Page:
Getting perspectives from European researchers: An interview with ERC grantee and research group leader Monika Wolkers
by: Katharina Flicker, TU Wien
Researchers are at the very heart of the EOSC: So what do researchers really need to do outstanding research, and produce high-impact research results? Moreover, how do they think the EOSC could support them in their research endeavors? Let’s see what medical biologist Monika Wolkers has to say.
Interview with: Monika Wolkers, Research Group Leader at Sanquin, Netherlands
For further information on Monika Wolkers, please visit this link.
Move science forward by getting rid of excessive data protectionism
KF: What does your work currently focus on?
MW: I am primarily interested in how the immune system works and how it responds to infections and cancer cells. I work primarily on T cells and study how T cells respond to tumors and infections, as well as how these responses are maintained and how we can exploit immune responses for treatments.
KF: What data sets are you working with?
MW: We use different types of data sets. We work with different RNA-Seq data types and with mass spectronomy data, which we also combine to determine the protein output from a given mRNA. We also work a lot with flow cytometry data, which is pretty much like mass data as well. Imaging is not in our portfolio yet, but we are planning to use it in the near future. Overall, we generate our own data but we also re-use published datasets from other scientists.
KF: Is it easy to access other people’s data in your field?
MW: It works, but it could be better. It is good that funding agencies and journals now require access to raw data. However, not all data are reusable, for instance because the data acquisition is not well described or because they are not well annotated.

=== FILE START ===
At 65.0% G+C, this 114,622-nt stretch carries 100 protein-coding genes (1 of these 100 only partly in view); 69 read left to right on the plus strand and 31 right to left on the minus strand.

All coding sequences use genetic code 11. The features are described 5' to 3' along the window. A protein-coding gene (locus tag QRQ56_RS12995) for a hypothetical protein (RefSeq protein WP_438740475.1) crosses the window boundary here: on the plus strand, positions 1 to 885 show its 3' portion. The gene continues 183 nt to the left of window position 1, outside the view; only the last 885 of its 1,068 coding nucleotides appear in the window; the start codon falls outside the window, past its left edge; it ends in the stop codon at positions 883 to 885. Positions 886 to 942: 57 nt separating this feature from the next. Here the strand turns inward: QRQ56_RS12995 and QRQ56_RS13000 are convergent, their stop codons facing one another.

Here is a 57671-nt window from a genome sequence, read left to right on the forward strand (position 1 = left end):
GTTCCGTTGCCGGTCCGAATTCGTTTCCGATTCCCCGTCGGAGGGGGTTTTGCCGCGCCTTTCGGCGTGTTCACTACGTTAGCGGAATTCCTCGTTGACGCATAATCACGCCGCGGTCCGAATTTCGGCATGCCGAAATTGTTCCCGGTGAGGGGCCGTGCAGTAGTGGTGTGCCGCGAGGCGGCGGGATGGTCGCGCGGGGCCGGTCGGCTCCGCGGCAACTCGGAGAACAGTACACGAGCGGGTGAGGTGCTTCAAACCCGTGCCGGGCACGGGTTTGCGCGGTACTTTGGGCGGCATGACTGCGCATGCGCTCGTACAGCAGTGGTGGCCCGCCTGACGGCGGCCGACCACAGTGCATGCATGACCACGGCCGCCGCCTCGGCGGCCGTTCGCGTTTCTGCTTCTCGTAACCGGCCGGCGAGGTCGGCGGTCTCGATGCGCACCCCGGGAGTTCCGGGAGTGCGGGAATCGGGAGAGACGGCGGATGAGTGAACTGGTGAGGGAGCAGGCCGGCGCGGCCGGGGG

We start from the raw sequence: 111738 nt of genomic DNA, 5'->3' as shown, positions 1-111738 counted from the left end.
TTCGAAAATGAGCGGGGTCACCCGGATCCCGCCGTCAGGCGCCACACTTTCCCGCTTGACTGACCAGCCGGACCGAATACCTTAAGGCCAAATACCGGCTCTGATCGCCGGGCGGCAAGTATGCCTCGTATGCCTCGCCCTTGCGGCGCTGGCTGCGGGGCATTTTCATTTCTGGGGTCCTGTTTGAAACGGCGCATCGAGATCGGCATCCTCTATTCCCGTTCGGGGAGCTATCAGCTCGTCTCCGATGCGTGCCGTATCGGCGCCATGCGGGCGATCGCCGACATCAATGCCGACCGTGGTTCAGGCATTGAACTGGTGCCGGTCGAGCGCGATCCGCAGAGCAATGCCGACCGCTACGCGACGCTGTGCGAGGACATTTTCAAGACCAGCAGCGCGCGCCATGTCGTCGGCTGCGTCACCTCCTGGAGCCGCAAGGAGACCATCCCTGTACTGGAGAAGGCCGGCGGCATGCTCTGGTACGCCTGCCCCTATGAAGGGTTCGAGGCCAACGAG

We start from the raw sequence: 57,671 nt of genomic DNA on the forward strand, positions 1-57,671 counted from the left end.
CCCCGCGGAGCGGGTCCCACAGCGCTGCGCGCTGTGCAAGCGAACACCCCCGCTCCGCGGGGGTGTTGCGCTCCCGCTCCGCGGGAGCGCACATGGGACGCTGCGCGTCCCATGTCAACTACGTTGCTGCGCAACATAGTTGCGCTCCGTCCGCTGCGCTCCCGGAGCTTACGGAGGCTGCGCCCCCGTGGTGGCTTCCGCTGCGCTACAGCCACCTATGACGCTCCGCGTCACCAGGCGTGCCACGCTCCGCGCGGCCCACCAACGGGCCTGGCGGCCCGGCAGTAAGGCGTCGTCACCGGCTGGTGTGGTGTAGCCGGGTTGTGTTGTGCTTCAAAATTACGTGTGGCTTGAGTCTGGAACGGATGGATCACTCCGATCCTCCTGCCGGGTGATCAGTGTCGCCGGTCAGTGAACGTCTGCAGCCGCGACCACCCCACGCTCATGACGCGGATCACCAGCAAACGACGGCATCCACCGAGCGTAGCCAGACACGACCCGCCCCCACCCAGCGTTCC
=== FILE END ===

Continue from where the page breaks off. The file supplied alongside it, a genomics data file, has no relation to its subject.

KF: How could you improve that?
MW: It is crucial to raise awareness of how data should be annotated so that they are reusable for other researchers. Researchers need to be aware of the necessity to do so. In addition, a culture change would help a lot. We should get rid of excessive data protectionism. Is it not fantastic when other people make use of our data, and that they can answer questions that you have not even thought of? Besides that, we scientists are all in the same boat and we want to move science forward. I think we would achieve much more if we saw ourselves as a community rather than as competitors. Don’t get me wrong. Some competition is important, because it keeps us moving, but the emphasis on it is too strong.
KF: Ok. So what would ideal (future) research environments look like?
MW: I am working in two different fields of research. The RNA biology field is definitely competitive, but it is primarily knowledge- and curiosity-driven. The immunology field is much closer to the clinics and to patient treatment, so other interests are at stake. And that attracts different types of people. Collaborations with pharmaceutical companies are common. There is nothing wrong with it. But we also need our independence in doing our research. Dependence on money can kill free thought and open discussion. I think if research funding was more independent from industry and more driven by governmental funding, it would already help a lot. In addition, all scientists should embrace the FAIR (Findable, Accessible, Interoperable, Reusable) principles.
KF: Are there any other challenges that you are facing in your current research environments?
MW: Communication between researchers and experts that are setting up infrastructures and / or services is sometimes suboptimal. You may get services that you do not need or cannot work with because no one bothered asking about the pipelines you are using. Then again, we scientists may not even be aware of what is possible in terms of infrastructures and services. Therefore, good communication between researchers and experts is key to get the appropriate infrastructure.
In my institute we are still working on the infrastructure for big data. We are not there yet, but people are working hard on it, which I really appreciate. Moreover, having better access to robotics, for instance screening of genetic modifications, would be great.
KF: So having said all that, what would you want the EOSC to be, or to offer you so that it would really be helpful to you as a researcher?
MW: Perhaps getting good guidelines would help quite a bit. Ensuring that people know what type of data are out there that they can actually use. Also to emphasize what it takes to do open or FAIR science, and emphasize its value to the scientific community and the society. Perhaps EOSC could also play a role in highlighting research results that come from interdisciplinary approaches. This could inspire and encourage scientists to take new paths in their research and to strike out in new directions.
KF: Thank you.
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